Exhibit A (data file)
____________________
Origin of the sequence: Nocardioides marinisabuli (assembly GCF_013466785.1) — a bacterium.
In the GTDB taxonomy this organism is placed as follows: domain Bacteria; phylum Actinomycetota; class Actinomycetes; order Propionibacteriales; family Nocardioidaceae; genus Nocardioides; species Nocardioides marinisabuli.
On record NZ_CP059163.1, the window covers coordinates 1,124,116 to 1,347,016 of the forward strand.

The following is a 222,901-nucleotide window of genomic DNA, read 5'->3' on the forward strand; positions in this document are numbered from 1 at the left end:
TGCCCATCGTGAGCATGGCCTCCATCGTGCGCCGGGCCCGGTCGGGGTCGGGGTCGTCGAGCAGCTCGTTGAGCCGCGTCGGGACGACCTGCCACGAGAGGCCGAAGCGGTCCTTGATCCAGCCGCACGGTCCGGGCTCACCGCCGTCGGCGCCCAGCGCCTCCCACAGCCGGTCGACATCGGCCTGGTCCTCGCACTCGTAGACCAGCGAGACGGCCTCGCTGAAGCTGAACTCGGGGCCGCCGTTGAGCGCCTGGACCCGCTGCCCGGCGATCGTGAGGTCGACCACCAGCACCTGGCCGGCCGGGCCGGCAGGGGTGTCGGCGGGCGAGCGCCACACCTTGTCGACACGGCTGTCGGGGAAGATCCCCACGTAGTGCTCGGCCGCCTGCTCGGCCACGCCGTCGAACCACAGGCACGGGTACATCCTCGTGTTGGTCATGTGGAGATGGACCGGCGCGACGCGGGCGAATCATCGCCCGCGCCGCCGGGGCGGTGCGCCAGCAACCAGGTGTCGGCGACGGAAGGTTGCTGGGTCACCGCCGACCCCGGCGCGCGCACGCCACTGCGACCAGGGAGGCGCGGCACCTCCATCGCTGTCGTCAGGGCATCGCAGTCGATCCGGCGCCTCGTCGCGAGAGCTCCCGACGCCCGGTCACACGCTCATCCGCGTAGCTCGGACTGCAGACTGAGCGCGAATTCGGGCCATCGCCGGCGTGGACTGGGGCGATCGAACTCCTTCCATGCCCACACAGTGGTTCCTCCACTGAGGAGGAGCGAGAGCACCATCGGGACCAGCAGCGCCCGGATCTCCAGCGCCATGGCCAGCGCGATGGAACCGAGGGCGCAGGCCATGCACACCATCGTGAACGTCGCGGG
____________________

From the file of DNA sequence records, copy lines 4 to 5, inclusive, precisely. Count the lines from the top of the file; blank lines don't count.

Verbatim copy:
The following is a 222,901-nucleotide window of genomic DNA, read 5'->3' on the forward strand; positions in this document are numbered from 1 at the left end:
TGCCCATCGTGAGCATGGCCTCCATCGTGCGCCGGGCCCGGTCGGGGTCGGGGTCGTCGAGCAGCTCGTTGAGCCGCGTCGGGACGACCTGCCACGAGAGGCCGAAGCGGTCCTTGATCCAGCCGCACGGTCCGGGCTCACCGCCGTCGGCGCCCAGCGCCTCCCACAGCCGGTCGACATCGGCCTGGTCCTCGCACTCGTAGACCAGCGAGACGGCCTCGCTGAAGCTGAACTCGGGGCCGCCGTTGAGCGCCTGGACCCGCTGCCCGGCGATCGTGAGGTCGACCACCAGCACCTGGCCGGCCGGGCCGGCAGGGGTGTCGGCGGGCGAGCGCCACACCTTGTCGACACGGCTGTCGGGGAAGATCCCCACGTAGTGCTCGGCCGCCTGCTCGGCCACGCCGTCGAACCACAGGCACGGGTACATCCTCGTGTTGGTCATGTGGAGATGGACCGGCGCGACGCGGGCGAATCATCGCCCGCGCCGCCGGGGCGGTGCGCCAGCAACCAGGTGTCGGCGACGGAAGGTTGCTGGGTCACCGCCGACCCCGGCGCGCGCACGCCACTGCGACCAGGGAGGCGCGGCACCTCCATCGCTGTCGTCAGGGCATCGCAGTCGATCCGGCGCCTCGTCGCGAGAGCTCCCGACGCCCGGTCACACGCTCATCCGCGTAGCTCGGACTGCAGACTGAGCGCGAATTCGGGCCATCGCCGGCGTGGACTGGGGCGATCGAACTCCTTCCATGCCCACACAGTGGTTCCTCCACTGAGGAGGAGCGAGAGCACCATCGGGACCAGCAGCGCCCGGATCTCCAGCGCCATGGCCAGCGCGATGGAACCGAGGGCGCAGGCCATGCACACCATCGTGAACGTCGCGGG